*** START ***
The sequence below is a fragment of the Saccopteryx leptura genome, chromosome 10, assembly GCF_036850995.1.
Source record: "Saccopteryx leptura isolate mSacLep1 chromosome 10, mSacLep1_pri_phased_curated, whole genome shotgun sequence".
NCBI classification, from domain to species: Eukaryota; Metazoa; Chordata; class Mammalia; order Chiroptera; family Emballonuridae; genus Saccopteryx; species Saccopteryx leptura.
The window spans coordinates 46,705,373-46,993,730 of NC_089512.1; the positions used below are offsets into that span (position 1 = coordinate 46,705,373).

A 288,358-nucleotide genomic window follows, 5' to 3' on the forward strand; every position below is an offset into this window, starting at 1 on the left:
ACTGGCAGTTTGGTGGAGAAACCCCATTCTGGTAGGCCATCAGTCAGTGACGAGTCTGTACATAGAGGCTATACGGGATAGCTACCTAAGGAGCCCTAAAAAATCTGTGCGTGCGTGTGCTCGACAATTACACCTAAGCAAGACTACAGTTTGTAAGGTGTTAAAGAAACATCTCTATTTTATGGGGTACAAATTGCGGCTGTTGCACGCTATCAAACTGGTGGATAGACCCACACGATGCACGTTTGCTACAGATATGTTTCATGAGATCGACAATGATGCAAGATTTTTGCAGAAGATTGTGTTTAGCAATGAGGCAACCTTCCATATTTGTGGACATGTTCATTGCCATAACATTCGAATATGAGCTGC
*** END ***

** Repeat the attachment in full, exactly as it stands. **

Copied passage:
The sequence below is a fragment of the Saccopteryx leptura genome, chromosome 10, assembly GCF_036850995.1.
Source record: "Saccopteryx leptura isolate mSacLep1 chromosome 10, mSacLep1_pri_phased_curated, whole genome shotgun sequence".
NCBI classification, from domain to species: Eukaryota; Metazoa; Chordata; class Mammalia; order Chiroptera; family Emballonuridae; genus Saccopteryx; species Saccopteryx leptura.
The window spans coordinates 46,705,373-46,993,730 of NC_089512.1; the positions used below are offsets into that span (position 1 = coordinate 46,705,373).

A 288,358-nucleotide genomic window follows, 5' to 3' on the forward strand; every position below is an offset into this window, starting at 1 on the left:
ACTGGCAGTTTGGTGGAGAAACCCCATTCTGGTAGGCCATCAGTCAGTGACGAGTCTGTACATAGAGGCTATACGGGATAGCTACCTAAGGAGCCCTAAAAAATCTGTGCGTGCGTGTGCTCGACAATTACACCTAAGCAAGACTACAGTTTGTAAGGTGTTAAAGAAACATCTCTATTTTATGGGGTACAAATTGCGGCTGTTGCACGCTATCAAACTGGTGGATAGACCCACACGATGCACGTTTGCTACAGATATGTTTCATGAGATCGACAATGATGCAAGATTTTTGCAGAAGATTGTGTTTAGCAATGAGGCAACCTTCCATATTTGTGGACATGTTCATTGCCATAACATTCGAATATGAGCTGC